Thursday, May 8, 2008

UD Shows its True Colors

Only on a site as loony as Uncommon Descent would one get an article entitled "Is Murdering Babies Ever Good?", or something very close to that. It ended up being retitled "Is There at Least One Self-Evident Moral Truth", a comical position made even more so by the complete lack of any argument aside from fist pounding:

"There are certain things that, as Dr. J. Budziszewski says, ”you can’t not know.” You can’t not know that ripping babies from their mother’s arms, throwing them in the air and catching them on a bayonet is evil. Everyone reading this post knows this to be true without the slightest doubt or reservation. Jack is simply and obviously wrong when he says a soldier is free to choose moral standards in which such an act is good. There is no such freedom. Anyone who says that it is not self-evident that the soldier’s act was evil is lying. It is quite literally unthinkable to imagine a moral system in which such an act is good."

Funny, I have no trouble whatever imagining such a moral system. I have no desire to live in such a society, but there have been societies that killed babies in various contexts throughout history. Here we see the IDer mindset laid bare: if I can't imagine it, it can't be true. To Hell with facts or logic, if something seems true to me, than it is true. Whether it is irreducible complexity or the absolute immorality of baby killing, facts don't matter. Those who claim to disagree are part of some evil conspiracy. Never mind that in fact the soldier in question did choose moral standards that made the act good to him, however much the rest of us condemn it. The facts be damned when they collide with ideology. Simply assert The Truth (tm) and it is so:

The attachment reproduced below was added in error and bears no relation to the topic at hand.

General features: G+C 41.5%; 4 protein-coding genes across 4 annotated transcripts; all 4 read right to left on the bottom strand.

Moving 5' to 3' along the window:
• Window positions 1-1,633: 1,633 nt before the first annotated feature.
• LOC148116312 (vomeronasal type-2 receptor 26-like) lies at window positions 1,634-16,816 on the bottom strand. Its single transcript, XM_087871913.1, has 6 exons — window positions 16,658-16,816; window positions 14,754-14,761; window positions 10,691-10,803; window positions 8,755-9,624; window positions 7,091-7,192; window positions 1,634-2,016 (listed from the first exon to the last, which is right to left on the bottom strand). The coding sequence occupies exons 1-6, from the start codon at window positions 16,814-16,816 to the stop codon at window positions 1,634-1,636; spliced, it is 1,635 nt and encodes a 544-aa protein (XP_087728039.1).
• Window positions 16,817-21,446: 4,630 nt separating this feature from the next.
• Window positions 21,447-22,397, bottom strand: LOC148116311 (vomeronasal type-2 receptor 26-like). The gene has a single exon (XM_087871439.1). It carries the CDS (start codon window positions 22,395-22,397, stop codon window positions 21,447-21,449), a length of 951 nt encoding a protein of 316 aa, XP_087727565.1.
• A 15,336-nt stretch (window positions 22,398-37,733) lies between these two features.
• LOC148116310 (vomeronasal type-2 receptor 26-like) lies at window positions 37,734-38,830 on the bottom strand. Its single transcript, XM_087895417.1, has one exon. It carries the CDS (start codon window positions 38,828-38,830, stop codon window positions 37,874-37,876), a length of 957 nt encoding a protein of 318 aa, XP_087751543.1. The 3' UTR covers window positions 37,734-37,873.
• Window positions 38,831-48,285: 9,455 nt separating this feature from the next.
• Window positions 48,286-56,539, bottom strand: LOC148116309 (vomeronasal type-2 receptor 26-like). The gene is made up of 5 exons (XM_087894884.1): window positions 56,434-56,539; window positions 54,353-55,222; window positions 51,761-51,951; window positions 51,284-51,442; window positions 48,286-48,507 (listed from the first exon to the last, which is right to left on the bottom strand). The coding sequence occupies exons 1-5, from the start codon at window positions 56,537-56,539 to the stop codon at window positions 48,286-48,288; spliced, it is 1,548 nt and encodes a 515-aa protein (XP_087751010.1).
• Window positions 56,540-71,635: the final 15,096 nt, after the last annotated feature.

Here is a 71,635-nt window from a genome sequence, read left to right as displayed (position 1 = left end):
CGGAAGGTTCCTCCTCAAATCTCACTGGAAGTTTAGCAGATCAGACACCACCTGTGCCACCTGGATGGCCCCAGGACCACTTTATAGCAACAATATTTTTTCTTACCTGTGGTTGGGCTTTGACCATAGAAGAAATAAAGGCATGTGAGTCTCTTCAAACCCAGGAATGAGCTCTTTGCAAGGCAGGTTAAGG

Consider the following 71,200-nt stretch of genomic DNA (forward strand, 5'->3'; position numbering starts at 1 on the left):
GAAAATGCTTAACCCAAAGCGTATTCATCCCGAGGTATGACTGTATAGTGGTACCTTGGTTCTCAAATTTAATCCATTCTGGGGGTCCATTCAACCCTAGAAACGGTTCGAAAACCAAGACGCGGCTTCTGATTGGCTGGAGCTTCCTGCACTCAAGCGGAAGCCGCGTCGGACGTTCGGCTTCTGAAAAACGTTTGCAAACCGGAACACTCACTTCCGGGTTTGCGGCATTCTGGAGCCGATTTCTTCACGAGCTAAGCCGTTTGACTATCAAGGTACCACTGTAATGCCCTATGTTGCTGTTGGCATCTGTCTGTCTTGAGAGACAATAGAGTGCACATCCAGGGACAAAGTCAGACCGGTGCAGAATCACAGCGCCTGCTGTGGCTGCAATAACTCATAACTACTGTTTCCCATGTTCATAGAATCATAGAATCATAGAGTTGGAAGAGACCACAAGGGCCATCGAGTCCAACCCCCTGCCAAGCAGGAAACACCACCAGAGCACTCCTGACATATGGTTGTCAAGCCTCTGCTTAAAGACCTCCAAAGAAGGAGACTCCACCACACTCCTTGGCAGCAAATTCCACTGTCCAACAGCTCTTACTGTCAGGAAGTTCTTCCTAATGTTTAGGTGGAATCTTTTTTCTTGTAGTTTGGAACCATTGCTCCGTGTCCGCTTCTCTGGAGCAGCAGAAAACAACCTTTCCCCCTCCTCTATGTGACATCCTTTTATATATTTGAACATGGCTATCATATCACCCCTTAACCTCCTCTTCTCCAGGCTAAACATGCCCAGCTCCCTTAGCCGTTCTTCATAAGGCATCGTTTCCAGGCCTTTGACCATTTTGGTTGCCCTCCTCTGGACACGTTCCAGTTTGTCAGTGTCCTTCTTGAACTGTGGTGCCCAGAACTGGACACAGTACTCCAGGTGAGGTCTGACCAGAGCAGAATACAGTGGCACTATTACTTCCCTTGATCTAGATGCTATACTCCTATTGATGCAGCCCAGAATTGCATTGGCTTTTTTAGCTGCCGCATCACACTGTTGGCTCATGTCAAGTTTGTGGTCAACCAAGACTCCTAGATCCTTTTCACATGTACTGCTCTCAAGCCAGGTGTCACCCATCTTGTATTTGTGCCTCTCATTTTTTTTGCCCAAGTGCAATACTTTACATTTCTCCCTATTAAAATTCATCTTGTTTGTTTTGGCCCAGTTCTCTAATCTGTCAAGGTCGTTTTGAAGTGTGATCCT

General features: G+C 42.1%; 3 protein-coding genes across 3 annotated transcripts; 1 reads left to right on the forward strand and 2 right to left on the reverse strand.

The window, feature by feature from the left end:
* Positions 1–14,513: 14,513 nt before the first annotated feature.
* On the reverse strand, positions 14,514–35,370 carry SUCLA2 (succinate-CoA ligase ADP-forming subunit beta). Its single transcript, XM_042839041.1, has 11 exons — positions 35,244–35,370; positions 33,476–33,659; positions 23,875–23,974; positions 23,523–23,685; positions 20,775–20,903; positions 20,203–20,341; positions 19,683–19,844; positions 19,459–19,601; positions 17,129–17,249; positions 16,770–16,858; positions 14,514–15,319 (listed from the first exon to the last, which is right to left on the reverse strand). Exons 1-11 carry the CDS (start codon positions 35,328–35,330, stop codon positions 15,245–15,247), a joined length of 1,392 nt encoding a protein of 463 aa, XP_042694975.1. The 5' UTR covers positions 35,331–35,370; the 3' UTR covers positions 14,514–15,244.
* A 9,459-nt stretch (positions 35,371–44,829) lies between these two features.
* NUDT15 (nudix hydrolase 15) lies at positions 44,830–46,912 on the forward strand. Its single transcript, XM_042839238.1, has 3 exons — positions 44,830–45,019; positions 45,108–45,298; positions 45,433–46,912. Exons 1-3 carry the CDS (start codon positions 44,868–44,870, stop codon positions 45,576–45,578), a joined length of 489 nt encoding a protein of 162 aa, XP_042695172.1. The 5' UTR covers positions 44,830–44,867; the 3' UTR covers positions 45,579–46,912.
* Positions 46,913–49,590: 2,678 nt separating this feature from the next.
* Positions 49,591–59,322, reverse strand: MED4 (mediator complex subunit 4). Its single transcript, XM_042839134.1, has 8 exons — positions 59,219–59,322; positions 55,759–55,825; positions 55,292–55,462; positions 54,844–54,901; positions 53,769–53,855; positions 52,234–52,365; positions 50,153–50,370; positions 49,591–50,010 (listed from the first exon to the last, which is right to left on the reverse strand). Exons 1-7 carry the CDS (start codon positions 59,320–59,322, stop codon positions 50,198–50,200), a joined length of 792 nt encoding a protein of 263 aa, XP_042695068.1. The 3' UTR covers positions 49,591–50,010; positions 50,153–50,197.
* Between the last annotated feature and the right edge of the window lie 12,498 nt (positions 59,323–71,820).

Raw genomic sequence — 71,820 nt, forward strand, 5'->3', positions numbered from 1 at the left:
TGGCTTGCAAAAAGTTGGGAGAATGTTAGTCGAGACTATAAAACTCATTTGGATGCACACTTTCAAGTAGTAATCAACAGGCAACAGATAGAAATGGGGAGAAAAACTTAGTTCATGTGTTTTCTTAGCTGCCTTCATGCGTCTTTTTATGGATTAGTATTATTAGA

"Just as the statement “two plus two equals eight” is wrong in an absolute sense, the soldier’s act was evil in an absolute sense."

Can it be any surprise that we can't get these people to understand the difference between science and pseudoscience when they don't even understand the difference between an arbitrary moral judgement and a provable mathematical fact?

2 comments:

Deacon Duncan said...

"How blessed will be the one who seizes and dashes your little ones
Against the rock." -- Psalm 137:9

Anyone who can't imagine a moral system in which murdering innocent infants is "good" has never read the Psalms.

Personally, I think there's a grain of truth in the idea of moral absolutes, though. Normal human empathy and parental instincts cause us to almost universally experience extremely negative feelings in connection with the preventable suffering and death of the young. We do not arbitrarily decide that infanticide is wrong; we perceive it as wrong because we can envision the consequences (extremely bad feelings). All that morality requires is empathy, instinct, and the ability to foresee consequences. A selfish desire to avoid suffering and maximize pleasure will do the rest.

ScienceAvenger said...

"All that morality requires is empathy, instinct, and the ability to foresee consequences."

Amen Deacan. Those are exactly the aspects of reality that the you-can't-have-morality-without-a-god crowd ignores. This is why they are completely unable to ratonally explain why so many of the godless are moral by any common measure.

When they say "so if its sometimes OK to kill babies, then I might decide to kill yours", when you respond "yes, but I might kill you in defense", they act like this is entirely beside the point.